Austria Puts Off Change in Law That’s Locked Up $80 Billion in Trusts

(Bloomberg) -- Austria is holding off on plans to overhaul a trust law that has locked up 70 billion euros ($80 billion) of wealth in a “golden cage,” fearing the government will be seen to be intervening in a high-stakes battle over one of the country biggest funds.

The government, due to hold a conclave in a retreat near Vienna this week, won’t discuss the trust law at the gathering, according to a spokesman for the finance ministry. The main subject of the meeting will be tax cuts for small and medium income earners and for companies, with the spending reduction needed to fund them, the spokesman said.

The plan to leave the trust law off the agenda is partly to avoid the appearance of intervening in a battle around B&C Privatstiftung, one of Austria’s biggest and best-known trusts, according to people familiar with the matter. B&C says it’s the target of a “hostile takeover attempt” by a group led by Austrian investor Michael Tojner, which is seeking to realign its board and take over its assets -- including stakes in industrial groups Lenzing AG and AMAG Austria Metall AG.

The government has started mulling changes to the trust law, which was created in 1993 to stop capital flight and offer a tax-friendly way to pass on wealth. It wants to simplify rules that are seen as having spawned convoluted structures and slowed down decision-making. Those works will continue, said the people, who asked not to be identified because the discussions are private.

Chancellor Sebastian Kurz’s tax reform is a cornerstone project for his government’s second year in office. In his election campaign, Kurz promised 12 billion euros of relief before the end of his term in 2022. He and other ministers have dropped hints about elements of the plan in the past few weeks, although details have been sparse ahead of the final talks during the conclave starting on Thursday.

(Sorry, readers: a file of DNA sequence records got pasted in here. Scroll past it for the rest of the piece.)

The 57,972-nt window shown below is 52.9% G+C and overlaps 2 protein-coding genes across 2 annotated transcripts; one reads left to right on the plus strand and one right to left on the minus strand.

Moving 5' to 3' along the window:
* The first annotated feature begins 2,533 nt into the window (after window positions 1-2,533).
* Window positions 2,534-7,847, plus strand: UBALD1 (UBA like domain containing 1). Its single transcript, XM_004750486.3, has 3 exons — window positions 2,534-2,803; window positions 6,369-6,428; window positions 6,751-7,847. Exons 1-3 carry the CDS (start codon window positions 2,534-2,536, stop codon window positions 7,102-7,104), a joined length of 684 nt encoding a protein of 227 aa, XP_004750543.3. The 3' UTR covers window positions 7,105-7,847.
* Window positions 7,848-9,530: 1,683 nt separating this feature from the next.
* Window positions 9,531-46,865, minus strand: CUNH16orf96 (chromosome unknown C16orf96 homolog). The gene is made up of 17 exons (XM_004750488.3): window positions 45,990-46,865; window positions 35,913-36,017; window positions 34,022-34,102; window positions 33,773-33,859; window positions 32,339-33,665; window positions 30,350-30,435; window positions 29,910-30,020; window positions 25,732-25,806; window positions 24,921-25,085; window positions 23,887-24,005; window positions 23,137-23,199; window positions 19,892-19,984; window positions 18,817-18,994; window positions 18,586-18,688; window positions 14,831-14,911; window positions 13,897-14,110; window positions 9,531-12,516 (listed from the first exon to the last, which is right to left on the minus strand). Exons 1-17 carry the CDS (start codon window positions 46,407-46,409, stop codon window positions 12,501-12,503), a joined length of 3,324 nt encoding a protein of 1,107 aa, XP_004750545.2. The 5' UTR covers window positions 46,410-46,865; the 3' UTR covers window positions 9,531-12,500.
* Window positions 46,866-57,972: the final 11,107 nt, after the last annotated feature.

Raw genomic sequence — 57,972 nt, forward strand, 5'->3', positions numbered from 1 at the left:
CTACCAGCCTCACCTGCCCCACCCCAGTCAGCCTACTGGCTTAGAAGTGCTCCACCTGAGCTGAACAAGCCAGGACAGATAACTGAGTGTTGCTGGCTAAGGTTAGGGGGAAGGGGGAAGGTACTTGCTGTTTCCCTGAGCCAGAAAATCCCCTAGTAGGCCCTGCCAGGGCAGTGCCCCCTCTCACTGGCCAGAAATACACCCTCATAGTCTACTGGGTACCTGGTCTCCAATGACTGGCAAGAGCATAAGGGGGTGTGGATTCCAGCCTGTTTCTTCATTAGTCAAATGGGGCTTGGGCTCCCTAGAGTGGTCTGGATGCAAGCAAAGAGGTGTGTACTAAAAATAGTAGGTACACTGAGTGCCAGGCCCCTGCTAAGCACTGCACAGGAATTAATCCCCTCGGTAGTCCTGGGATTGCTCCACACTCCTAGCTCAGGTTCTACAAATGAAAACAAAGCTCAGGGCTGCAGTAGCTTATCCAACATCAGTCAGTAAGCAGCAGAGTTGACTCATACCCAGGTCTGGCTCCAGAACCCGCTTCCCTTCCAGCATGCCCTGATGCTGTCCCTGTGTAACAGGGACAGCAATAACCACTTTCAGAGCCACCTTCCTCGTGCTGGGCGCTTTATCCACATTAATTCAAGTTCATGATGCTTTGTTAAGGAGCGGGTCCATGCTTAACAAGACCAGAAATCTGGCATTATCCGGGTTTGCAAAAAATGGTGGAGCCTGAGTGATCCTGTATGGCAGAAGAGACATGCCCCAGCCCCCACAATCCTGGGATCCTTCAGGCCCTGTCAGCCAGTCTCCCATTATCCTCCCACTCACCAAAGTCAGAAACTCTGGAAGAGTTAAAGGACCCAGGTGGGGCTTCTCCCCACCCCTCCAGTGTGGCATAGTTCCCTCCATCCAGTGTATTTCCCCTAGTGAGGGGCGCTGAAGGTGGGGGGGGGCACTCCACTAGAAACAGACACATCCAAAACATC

• Together with a 1.5 billion-euro family tax credit that’s already on the books, the total volume could be around 5 billion euros and target small and middle incomes as well as companies, Finance Minister Hartwig Loeger said last month.
  • This implies that the new cuts, which should kick in from 2020, could amount to around 3.5 billion euros, and be financed by spending cuts and economic growth, leaving the country on track for a budget surplus.
  • Measures could include
    • lowering the rates for the main income tax brackets
    • raising the level of income that’s free from tax or social security contributions
    • cutting the main corporate tax rate to about 20 percent from 25 percent, which would translate to about 1.5 billion euros relief for companies
    • a new tax targeting digital companies such as Google or Facebook; Loeger has mentioned imposing a 3 percent tax on digital advertising that could raise 50 million euros to 60 million euros annually.

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